February 4, 2019

Early Childhood Resource Center part of $618,000 GAR Foundation initiative to advance quality in Akron preschools

The GAR Foundation recently announced the launch of a new $618,000 initiative designed to advance early childhood learning in Akron’s neighborhoods with the greatest needs. The initiative is a collaboration between GAR Foundation, the Early Childhood Resource Center, Summit Education Initiative and Kent State University’s Center for Public Policy and Health.

The new initiative, called STARS: Supporting Teachers and Ready Students, will engage a group of 23 community-based preschools and day care providers in Akron to participate in the two-year program. The early learning centers will receive professional development and training on high-quality and engaged learning techniques, including coaching for preschool administrators on how to navigate the state’s quality rating system, Step Up to Quality and increase their ratings by 2020.

A kickoff event to celebrate the preschools selected to participate in STARS was held January 31 and the project will begin in February.

STARS addresses the need for professional development in early childhood education and draws from research supporting the long-term, positive impact high-quality early learning has on students later in life.

“High-quality learning starts with teachers,” said Kirstin Toth, senior vice president of GAR Foundation. “We know that helping young children get the right start is the most important investment we can make in the educational continuum. Sixty percent of children who show up at Akron Public Schools’ kindergartens are not ready to learn. If we want to see systemic progress in early learning, the system needs an infusion of quality professional development, resources, and support for those caring for and teaching our youngest learners.”

One of the participating centers is Irma Jones Preschool, which has been serving the east Akron community for nearly 50 years. “I am excited to be a member of the STARS program,” said Danielle Curry-Bentley, director of Irma Jones Preschool. “I believe the guidance and expert coaching will assist us in moving our school from good to great.”

“The ultimate goal of STARS is to prepare teachers in more advanced techniques that help them better serve their children and families, in turn supporting the next generation of learners,” said Toth. “We are thrilled to work with this group of committed educators over the next couple of years, and look forward to demonstrating how effective methods, taken together, can support meaningful educational advancement for young children in Akron.”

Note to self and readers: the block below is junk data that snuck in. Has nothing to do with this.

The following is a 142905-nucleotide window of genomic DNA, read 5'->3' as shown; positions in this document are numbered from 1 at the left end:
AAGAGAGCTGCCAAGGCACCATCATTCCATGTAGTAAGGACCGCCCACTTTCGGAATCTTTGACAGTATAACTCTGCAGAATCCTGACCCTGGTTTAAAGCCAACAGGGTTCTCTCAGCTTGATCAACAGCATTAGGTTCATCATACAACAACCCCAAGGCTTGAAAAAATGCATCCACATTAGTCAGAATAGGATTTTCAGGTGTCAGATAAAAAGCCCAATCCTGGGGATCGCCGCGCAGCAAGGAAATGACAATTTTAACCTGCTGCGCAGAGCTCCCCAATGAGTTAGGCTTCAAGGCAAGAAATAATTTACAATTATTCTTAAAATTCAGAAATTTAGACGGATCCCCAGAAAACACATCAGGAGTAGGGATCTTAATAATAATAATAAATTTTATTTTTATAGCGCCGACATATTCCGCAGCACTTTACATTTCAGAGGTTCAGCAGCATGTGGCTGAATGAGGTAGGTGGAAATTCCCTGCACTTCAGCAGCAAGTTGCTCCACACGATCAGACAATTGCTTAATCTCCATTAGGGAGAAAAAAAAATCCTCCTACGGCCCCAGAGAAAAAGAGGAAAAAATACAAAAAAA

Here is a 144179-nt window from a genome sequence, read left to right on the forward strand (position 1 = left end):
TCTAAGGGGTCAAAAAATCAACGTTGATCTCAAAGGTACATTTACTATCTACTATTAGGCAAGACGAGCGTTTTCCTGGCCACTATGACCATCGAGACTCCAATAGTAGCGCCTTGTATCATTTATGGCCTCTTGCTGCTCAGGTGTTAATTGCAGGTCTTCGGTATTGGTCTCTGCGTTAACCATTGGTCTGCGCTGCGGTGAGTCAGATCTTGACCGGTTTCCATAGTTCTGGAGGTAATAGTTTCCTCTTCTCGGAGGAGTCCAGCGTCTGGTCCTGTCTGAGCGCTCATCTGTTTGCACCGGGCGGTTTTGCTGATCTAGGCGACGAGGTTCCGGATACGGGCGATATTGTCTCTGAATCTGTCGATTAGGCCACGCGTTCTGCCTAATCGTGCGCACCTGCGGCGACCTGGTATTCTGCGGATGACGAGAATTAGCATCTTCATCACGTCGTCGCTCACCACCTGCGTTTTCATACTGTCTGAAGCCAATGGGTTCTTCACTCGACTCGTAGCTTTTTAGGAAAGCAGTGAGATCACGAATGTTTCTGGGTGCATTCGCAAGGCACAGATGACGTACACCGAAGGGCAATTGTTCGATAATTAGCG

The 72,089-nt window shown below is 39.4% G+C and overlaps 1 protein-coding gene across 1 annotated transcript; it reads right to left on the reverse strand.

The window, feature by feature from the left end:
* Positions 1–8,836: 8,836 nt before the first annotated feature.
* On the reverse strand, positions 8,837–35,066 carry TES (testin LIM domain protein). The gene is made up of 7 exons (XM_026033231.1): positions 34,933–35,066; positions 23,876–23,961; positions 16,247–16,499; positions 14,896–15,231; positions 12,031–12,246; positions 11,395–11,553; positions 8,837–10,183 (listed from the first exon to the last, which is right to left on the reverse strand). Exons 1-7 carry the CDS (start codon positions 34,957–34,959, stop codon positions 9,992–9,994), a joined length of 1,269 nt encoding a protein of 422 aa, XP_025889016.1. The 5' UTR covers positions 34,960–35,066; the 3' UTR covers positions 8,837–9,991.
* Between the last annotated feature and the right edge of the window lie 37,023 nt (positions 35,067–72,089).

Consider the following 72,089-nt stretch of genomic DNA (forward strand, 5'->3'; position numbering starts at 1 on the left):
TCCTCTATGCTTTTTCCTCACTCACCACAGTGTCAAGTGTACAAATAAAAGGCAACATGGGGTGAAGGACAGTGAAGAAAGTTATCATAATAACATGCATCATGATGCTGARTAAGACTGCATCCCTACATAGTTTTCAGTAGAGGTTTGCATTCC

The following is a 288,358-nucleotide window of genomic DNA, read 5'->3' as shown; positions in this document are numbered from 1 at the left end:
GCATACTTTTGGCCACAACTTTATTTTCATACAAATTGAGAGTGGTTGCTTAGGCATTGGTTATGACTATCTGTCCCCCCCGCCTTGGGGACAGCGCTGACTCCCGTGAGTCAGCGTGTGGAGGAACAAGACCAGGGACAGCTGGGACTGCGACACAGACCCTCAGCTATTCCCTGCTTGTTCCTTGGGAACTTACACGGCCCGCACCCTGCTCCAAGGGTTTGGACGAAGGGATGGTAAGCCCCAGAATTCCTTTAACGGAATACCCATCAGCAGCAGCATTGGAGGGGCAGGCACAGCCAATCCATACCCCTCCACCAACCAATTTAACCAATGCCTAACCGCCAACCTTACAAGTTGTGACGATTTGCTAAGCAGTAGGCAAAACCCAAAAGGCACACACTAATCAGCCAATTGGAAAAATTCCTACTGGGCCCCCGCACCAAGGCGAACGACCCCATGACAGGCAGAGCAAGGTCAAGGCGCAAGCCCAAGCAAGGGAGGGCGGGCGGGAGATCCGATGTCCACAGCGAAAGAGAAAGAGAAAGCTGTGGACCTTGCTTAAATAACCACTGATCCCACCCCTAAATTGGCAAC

Specialists from the Early Childhood Resource Center will provide educators in the selected early learning centers with intensive training and coaching on cognitive and social-emotional learning over two years. Professional development will include training on evidence-based classroom curricula, leadership development, child development credentialing, trauma-informed care, family engagement strategies and more.

“We’re pleased to partner with GAR and to demonstrate that high-quality child care and family engagement really do increase school readiness,” said Scott Hasselman, executive director of the Early Childhood Resource Center. “This project, with its strong evaluation component, will demonstrate that the hard work early-care providers do to improve quality has an impact on children’s lives, long into the future.”

Summit Education Initiative (SEI) will support the effort by coordinating teacher observations and the Transition Skill Summary report, which helps parents know how their preschooler is doing on academic, social, and physical skills in preparation for kindergarten. SEI will also facilitate connections between preschool and kindergarten educators through its Readiness Coalitions.

“Children who begin kindergarten on track for success are more than twice as likely to read on grade level during the first years of school,” said Laura DiCola, Summit Education Initiative’s Early Childhood Strategy Leader. “The coalitions bring kindergarten and preschool educators together with community partners to develop targeted, data-informed strategies to improve school readiness in a specific neighborhood or community. SEI is eager to strengthen this work with deep engagement from the STARS centers.”

Overall program evaluation will be conducted by Dr. Peter Leahy from Kent State University’s Office of Public Policy and Health.

“We seek to demonstrate the value of the various elements of the initiative,” said Toth, “and most importantly, be transparent about what works.”

The Early Childhood Resource Center is a ministry of the Sisters of Charity Health System.

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